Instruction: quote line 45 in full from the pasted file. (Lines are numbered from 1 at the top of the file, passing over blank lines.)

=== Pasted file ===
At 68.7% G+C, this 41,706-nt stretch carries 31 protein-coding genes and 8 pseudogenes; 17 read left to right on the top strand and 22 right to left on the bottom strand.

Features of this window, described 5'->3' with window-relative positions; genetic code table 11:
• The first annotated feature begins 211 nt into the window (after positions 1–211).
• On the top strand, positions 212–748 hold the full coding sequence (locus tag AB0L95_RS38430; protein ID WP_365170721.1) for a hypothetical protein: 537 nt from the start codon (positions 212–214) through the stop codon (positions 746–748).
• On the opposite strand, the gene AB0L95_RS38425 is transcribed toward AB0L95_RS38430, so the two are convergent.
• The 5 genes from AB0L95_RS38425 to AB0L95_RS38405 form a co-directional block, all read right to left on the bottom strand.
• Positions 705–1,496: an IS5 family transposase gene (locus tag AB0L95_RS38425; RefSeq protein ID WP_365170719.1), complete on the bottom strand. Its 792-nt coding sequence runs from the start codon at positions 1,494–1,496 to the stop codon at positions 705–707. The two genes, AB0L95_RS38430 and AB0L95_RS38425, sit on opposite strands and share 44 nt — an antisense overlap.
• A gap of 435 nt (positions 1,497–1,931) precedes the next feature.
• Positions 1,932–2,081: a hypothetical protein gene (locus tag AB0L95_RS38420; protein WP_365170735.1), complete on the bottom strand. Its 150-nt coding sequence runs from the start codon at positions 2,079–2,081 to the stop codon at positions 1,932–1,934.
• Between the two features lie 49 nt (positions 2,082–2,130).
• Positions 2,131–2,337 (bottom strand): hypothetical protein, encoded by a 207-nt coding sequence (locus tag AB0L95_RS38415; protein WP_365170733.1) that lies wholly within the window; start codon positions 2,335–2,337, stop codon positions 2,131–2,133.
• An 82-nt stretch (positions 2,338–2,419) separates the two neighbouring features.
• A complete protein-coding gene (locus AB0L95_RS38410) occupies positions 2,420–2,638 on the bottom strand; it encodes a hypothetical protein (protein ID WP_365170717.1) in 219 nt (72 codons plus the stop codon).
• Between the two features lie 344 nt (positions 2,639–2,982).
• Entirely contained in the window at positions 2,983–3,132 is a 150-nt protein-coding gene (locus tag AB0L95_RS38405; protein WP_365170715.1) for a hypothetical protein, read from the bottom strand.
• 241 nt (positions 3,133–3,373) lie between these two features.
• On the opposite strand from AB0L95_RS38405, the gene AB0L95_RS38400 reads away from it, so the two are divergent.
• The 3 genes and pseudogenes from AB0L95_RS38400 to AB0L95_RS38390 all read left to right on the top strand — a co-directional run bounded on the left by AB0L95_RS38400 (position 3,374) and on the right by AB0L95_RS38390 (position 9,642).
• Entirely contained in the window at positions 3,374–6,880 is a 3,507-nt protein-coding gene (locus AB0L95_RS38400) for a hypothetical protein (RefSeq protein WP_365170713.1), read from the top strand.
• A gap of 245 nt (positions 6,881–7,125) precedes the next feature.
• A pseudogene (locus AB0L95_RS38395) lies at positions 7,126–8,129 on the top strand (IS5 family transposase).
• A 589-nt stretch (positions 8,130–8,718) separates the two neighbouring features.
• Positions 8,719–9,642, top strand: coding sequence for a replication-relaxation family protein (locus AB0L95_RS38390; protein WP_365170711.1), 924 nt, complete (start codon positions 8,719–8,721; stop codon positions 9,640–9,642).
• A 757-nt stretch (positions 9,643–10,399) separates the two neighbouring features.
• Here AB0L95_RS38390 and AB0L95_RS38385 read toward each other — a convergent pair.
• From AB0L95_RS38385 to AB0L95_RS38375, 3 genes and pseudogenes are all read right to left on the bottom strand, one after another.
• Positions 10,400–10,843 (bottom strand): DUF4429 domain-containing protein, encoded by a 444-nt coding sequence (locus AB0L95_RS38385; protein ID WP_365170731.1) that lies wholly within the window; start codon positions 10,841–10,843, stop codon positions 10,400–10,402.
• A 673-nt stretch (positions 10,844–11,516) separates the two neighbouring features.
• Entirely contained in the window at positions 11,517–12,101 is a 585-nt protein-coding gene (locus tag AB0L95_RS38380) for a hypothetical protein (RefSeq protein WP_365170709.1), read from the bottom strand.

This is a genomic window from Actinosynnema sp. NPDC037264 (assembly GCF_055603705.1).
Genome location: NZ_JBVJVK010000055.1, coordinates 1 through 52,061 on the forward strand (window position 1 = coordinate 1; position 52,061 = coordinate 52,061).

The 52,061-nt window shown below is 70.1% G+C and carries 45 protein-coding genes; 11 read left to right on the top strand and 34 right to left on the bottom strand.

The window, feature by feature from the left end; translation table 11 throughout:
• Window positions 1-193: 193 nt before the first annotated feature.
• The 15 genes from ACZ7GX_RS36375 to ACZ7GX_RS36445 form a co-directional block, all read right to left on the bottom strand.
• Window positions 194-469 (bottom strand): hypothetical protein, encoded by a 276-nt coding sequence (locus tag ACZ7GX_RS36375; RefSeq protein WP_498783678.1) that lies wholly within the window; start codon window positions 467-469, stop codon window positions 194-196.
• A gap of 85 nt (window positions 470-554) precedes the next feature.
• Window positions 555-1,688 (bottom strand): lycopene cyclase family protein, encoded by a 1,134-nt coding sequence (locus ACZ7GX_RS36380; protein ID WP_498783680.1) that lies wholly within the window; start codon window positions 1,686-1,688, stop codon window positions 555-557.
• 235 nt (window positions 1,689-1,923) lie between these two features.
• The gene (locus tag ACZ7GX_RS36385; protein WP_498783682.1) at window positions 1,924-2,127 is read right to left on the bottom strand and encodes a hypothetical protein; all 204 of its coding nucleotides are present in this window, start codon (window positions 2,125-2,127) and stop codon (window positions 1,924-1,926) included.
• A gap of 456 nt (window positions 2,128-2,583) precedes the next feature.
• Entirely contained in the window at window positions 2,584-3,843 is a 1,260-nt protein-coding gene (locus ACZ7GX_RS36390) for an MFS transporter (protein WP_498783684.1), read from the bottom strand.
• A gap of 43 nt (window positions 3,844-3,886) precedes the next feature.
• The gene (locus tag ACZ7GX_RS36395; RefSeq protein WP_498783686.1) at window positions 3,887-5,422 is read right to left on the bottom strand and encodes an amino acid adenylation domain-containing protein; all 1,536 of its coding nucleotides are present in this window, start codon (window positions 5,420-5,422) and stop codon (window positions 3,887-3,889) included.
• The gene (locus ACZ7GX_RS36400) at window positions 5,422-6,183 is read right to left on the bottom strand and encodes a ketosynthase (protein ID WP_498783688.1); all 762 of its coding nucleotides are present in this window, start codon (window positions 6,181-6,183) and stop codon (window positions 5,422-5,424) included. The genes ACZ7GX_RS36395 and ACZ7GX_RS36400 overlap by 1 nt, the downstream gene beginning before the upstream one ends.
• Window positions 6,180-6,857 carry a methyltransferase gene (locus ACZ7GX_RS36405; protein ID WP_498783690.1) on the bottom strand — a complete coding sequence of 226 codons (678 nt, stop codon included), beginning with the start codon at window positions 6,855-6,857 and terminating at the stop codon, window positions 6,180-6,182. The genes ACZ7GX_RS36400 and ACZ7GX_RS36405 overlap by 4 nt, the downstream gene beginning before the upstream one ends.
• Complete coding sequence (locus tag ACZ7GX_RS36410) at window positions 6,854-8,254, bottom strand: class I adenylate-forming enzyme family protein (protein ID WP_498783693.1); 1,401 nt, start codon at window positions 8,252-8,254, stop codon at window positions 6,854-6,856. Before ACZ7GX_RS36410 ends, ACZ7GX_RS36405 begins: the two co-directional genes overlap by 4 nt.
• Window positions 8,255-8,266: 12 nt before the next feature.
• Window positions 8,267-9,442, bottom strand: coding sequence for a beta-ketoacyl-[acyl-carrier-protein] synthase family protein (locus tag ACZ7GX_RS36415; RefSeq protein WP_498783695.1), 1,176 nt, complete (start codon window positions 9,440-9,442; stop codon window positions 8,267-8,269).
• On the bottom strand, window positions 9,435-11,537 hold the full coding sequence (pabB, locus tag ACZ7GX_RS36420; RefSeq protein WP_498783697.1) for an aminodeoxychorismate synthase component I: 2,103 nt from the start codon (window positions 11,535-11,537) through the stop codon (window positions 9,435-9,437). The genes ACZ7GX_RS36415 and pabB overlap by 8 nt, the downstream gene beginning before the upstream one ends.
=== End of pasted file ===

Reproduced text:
• The gene (locus ACZ7GX_RS36400) at window positions 5,422-6,183 is read right to left on the bottom strand and encodes a ketosynthase (protein ID WP_498783688.1); all 762 of its coding nucleotides are present in this window, start codon (window positions 6,181-6,183) and stop codon (window positions 5,422-5,424) included. The genes ACZ7GX_RS36395 and ACZ7GX_RS36400 overlap by 1 nt, the downstream gene beginning before the upstream one ends.